Karnataka High Court: Suraj Govindraj J., dismissed the writ petition on grounds of maintainability.
The facts of the case are such that the petitioner is a not for profit company registered under Section 8 of the Companies Act 2013 with the object of working in the areas of governance and in transparency. The Respondents 2 and 3 being directors of various companies were carrying on non-banking financial business without registration and hence had committed offences under Section 45 IA of the RBI Act. A private complaint was filed by the petitioner seeking direction to the RBI to initiate proceedings against respondents for offences under Section 45 IA r/w 58B (4A) of the RBI Act. The Magistrate dismissed the complaint stating that the prayer sought in the complaint is only a direction to the RBI to take cognizance and investigate and the representation submitted earlier was still pending with the Governor of the RBI for consideration whose status is unknown and hence no direction can be issued to the Governor of the RBI. Aggrieved by the said dismissal present petition was filed for setting aside the impugned order and restore the private complaint.
Counsel for the petitioners submitted that the proceedings filed before the Delhi High Court are different from the one filed before the Magistrate and the prayer sought for is also different. It was further submitted that there is no order which can operate as res judicata as the present writ petition is not one under Article 226 but is more under Article 227 of the Constitution of India seeking for supervisory jurisdiction as also one under Section 482 of CrPC to exercise inherent power to set aside the order passed by the Magistrate.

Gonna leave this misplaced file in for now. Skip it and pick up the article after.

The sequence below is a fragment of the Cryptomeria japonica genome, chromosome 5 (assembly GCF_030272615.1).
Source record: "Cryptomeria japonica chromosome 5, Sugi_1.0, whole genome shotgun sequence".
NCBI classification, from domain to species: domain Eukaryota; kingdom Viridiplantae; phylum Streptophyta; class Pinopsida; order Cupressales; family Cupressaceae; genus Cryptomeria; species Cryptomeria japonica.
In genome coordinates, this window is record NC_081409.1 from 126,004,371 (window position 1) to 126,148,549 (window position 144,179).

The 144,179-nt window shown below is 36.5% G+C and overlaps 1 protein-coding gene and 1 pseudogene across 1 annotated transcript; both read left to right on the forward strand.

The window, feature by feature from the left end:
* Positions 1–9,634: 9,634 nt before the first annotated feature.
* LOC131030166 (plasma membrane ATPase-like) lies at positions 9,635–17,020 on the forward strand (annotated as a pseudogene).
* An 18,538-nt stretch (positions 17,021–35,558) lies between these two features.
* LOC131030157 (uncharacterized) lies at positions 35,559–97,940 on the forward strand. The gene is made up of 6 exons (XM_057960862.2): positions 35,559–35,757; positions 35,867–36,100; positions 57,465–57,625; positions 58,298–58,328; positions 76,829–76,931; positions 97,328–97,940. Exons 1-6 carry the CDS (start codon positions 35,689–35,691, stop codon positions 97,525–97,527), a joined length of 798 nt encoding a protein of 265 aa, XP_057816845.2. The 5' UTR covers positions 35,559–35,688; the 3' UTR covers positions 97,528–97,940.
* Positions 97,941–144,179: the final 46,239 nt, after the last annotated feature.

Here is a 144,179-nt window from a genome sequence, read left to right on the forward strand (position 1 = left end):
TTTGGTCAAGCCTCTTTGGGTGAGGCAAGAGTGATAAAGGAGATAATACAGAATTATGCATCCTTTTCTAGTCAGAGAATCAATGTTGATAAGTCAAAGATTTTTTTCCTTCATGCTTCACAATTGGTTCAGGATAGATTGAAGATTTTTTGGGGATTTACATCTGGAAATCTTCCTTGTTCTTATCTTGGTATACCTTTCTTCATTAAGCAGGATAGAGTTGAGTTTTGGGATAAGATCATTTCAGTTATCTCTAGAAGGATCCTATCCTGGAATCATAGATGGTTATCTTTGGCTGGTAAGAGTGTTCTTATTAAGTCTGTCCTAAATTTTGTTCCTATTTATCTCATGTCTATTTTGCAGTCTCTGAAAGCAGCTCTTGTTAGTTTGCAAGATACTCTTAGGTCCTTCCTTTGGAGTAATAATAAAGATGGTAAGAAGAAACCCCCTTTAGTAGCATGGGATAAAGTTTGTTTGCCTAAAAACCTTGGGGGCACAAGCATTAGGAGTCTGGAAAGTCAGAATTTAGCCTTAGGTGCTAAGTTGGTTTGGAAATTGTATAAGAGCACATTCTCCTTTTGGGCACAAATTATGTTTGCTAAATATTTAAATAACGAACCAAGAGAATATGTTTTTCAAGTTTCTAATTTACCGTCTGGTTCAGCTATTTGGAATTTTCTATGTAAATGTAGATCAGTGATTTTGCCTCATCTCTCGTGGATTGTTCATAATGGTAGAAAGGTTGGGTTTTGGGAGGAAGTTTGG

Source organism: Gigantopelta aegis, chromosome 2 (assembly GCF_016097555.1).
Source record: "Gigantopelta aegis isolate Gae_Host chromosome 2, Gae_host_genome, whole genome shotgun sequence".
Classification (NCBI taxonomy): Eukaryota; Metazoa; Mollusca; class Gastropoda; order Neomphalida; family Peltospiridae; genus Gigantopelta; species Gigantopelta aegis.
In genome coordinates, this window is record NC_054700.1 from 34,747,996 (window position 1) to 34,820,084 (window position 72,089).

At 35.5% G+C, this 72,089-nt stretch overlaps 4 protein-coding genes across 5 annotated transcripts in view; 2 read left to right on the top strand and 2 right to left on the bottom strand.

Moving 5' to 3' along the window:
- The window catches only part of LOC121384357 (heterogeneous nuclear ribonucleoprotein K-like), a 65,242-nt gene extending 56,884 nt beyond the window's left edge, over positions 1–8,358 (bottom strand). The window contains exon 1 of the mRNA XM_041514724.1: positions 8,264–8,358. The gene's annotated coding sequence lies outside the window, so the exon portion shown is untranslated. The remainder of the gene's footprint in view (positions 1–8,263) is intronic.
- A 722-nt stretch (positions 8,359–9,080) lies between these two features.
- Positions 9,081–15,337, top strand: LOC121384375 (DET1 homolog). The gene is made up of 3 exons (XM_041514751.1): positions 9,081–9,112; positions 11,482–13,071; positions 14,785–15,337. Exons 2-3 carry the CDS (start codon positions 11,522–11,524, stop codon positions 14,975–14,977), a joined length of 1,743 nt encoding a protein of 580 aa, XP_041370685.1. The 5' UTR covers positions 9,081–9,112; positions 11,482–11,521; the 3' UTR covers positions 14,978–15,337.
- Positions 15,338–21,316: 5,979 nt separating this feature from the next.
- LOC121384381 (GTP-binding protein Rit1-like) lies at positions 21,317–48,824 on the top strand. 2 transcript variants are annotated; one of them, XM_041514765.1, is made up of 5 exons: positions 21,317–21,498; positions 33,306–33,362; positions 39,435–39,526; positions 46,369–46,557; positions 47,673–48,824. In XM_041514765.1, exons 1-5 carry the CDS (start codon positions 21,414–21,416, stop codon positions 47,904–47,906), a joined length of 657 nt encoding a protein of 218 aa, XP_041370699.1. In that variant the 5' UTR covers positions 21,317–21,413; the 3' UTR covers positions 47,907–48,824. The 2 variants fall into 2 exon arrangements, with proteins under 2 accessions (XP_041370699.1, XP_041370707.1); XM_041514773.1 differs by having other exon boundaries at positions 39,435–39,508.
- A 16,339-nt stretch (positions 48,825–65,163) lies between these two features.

Counsel for the respondents submitted that the relief sought for in the complaint is identical to that sought for in the writ petition and as complaint itself was not maintainable therefore the present petition will not be maintainable as well. It was further submitted that PIL was filed and later withdrawn and hence once the proceeding has been filed making allegations and the same is withdrawn, the filing of the present writ petition is barred. It was also submitted that the claim of the petitioner is hit by res judicata and hence the petitioner cannot reagitate the same.
The Court relied on judgment Sarguja Transport Service v. State Transport Appellate Tribunal (1987) 1 SCC 5 and observed that the allegations made and prayer sought in private complaint or PIL is as regards the alleged violation by respondents of Section 45 IA punishable under Section 58 B (4C) of the RBI Act. Thus it cannot be disputed that the relief sought is one and the same though by legal and linguistic gymnastics they have been worded differently. It was further observed that “clever drafting and or subterfuge resorted to in such drafting would not take away the fact that the allegations made in all three proceedings are one and the same.”
The Court held that in the present case the grievance of the petitioner being the same in all the proceedings, the actions sought also being the same i.e. for the RBI to take necessary action against the respondents hence the present writ petition is not maintainable in view of the various orders passed by the High Court and also the withdrawal made by the petitioner of the PIL.
In view of the above, the writ petition was dismissed.[India Awake for Transparency v. Azim Hasham Premji, 2021 SCC OnLine Kar 200, decided on 18-01-2020]
Arunima Bose, Editorial Assistant has put this story together.